Cris Cohen: Switching gears a little bit… I currently live in North Carolina, but I grew up in the Los Angeles area in the 80s. As a result, when I was growing up, Oingo Boingo was one of the biggest bands that there was. And I was shocked to find out that they were not as big in the rest of the world as they were in California. In fact, when your publicist sent me your information, I was like, "Oh my God. The night before I was just introducing them to some friends who had never heard of Oingo Boingo.”
Nili Brosh: Oh, wow.
Cris Cohen: The husband of the couple is from England, and I guess they never really made it over there. I'm like, "No, trust me. This is one of the best bands to come out of Los Angeles." And so, the fact that you've been playing with Danny Elfman, I'm curious, how has that influenced you as a musician?
Nili Brosh: I think a lot of it is yet to be... Because it's really over the last year that we've gotten to play all the music that we were working on and take it to the stage.
But I think one big thing that I've noticed from the beginning of working with him and working on the album, "Big Mess," that had a lot of guitar parts played by a lot of different people, is just the way that he arranges guitar parts is very him. It's not the same way that your average rock guitar player would arrange a song or a part.
And for me, who always grew up trying to play as many things as one person at one time as possible, just the idea of splitting apart a certain way, not because you can't all play it at once, but just because he sees it as two different things, is just something that I would not have ever thought of. But it's very him. It's all the little things that make him him. And all those Elfmanisms that you hear in all the rest of his music. It's just the way that he would think about it with a guitar in his hands. And again, it's so different than any other guitar player that I probably ever worked with.
So just thinking differently, I'm sure is just going to have… I bet it already has, but I can't pinpoint it.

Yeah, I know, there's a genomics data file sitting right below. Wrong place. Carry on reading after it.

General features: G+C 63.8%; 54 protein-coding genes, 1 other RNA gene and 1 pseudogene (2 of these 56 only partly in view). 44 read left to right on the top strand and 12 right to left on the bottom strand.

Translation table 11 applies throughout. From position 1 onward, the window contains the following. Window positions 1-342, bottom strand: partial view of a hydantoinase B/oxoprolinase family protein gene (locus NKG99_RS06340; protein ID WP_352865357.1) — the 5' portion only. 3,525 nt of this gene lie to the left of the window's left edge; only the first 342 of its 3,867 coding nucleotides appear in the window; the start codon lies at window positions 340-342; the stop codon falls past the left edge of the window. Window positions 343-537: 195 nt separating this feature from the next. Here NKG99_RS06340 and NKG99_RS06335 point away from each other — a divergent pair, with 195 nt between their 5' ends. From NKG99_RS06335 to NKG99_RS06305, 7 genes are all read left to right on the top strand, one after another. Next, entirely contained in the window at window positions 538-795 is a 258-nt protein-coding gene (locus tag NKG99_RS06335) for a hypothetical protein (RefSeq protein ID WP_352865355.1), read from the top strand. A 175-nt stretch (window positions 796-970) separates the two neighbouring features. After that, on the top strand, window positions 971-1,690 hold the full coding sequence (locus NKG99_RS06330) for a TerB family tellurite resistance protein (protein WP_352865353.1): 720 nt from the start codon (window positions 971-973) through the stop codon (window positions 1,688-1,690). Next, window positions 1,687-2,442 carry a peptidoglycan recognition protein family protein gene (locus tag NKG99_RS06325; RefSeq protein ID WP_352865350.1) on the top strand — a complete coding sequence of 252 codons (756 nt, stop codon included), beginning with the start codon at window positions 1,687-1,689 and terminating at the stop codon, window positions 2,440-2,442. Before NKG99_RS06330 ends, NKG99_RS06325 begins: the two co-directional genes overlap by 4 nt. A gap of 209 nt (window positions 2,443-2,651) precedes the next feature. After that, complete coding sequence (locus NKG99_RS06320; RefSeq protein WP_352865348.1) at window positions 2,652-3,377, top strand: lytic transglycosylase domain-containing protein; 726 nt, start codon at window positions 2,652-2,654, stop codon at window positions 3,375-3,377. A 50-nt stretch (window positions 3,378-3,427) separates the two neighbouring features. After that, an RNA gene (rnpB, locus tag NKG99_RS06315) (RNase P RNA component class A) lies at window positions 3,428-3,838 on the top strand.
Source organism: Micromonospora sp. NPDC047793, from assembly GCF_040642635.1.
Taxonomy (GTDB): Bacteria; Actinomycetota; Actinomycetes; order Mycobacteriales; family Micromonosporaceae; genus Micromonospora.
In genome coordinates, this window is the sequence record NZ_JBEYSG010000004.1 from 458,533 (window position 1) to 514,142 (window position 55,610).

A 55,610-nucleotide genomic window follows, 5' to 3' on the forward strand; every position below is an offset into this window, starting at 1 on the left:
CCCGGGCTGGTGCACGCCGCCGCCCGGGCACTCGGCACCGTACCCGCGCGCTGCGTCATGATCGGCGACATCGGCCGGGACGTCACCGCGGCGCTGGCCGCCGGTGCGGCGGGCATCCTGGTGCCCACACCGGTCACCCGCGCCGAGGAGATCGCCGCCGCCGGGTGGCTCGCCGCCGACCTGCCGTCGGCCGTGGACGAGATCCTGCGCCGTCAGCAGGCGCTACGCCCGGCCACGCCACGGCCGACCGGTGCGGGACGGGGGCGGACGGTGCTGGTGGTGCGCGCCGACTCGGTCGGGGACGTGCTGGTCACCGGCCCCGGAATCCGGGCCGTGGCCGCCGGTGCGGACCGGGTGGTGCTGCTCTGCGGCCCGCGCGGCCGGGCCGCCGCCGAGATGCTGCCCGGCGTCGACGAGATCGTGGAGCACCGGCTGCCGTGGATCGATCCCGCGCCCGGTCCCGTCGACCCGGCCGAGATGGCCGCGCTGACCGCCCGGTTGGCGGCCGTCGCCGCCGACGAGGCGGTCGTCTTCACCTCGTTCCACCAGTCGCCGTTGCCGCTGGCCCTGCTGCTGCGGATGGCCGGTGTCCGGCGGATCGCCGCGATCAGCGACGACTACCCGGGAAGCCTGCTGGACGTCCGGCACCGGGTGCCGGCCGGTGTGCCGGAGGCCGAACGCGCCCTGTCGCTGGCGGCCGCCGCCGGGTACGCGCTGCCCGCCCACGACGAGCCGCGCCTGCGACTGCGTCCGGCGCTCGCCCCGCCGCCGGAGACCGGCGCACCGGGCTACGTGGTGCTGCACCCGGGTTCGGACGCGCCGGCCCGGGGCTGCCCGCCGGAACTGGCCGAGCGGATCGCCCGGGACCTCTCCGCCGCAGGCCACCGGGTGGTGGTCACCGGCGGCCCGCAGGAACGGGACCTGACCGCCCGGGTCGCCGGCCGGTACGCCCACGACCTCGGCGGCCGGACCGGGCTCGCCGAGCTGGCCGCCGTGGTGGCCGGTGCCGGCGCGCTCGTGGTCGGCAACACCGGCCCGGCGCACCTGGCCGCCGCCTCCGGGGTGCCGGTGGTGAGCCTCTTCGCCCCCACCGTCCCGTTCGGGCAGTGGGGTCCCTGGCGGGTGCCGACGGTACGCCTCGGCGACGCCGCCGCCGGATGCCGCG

I'm trying to learn and soak up as much as I can whenever I'm around him.
Cris Cohen: It's also fascinating because your own solo work, as you've said, has become more cinematic in some of its aspects. And so, do you have a shorthand way of communicating with someone like that, who actually creates these massive film soundtracks?
Nili Brosh: What's always been amazing to me is that, as luck would have it, because he comes from the rock and roll world way of doing things, he doesn't want to be reading. His preferred way of working is doing everything by ear. And that's the same for me.
I think maybe that is a big part of why we work well together, because we'd both rather be like, "Oh, do you mean this? (plays something on the guitar) Cool." We communicate so much just like two guitar players. So that makes it easy and comfortable and not an intimidating situation.
Cris Cohen: And then speaking of theatrical, you've done a lot of work with Cirque du Soleil and their Michael Jackson show in particular. Watching clips of that, I just have to wonder, what was it like the first time you had to play a guitar that had fire shooting out of it at the same time? Because that's got to be a little intense.
Nili Brosh: Well, it is intense. But luckily, they train you for it. The first few times you have the pyro training, as we call it – one of the coolest terms there ever will be probably – you don't play the stuff first.
Honestly, by the time you let the pyro go, you're at the end of the solo, so you're only playing the trill buildup lick at the end, the ascending lick. And by then, you're standing in one place. A lot of it is the positioning and the aiming. And then once it's going, it's not that close to you. You're aiming somewhere and everybody's trained to be out of the way. If it fires, it's because everything is working.
You have a team of people that are watching over you and making sure that it doesn't fire if absolutely anything is just slightly wrong. And actually, that's what makes me more nervous is if it didn't fire. You know something happened, and then you are kind of walking around with a loaded weapon.
That's the part that makes me nervous. Before I fire it, I have to perform with the guitar pointing up as much as possible. Just out of safety. It's not going to go off, but don't point it at the audience. There are certain things that are very obvious.
It's so seldom that it doesn't fire. And we have contingency plans for everything. But when they train you for it, you're not really playing at the same time. You get used to the whole thing. You choreograph the entire move. I mean, it becomes automatic like everything else.
I mean, it should be a sobering thing, right? It's still a 30 foot arc of fire. But there's so much safety built around it.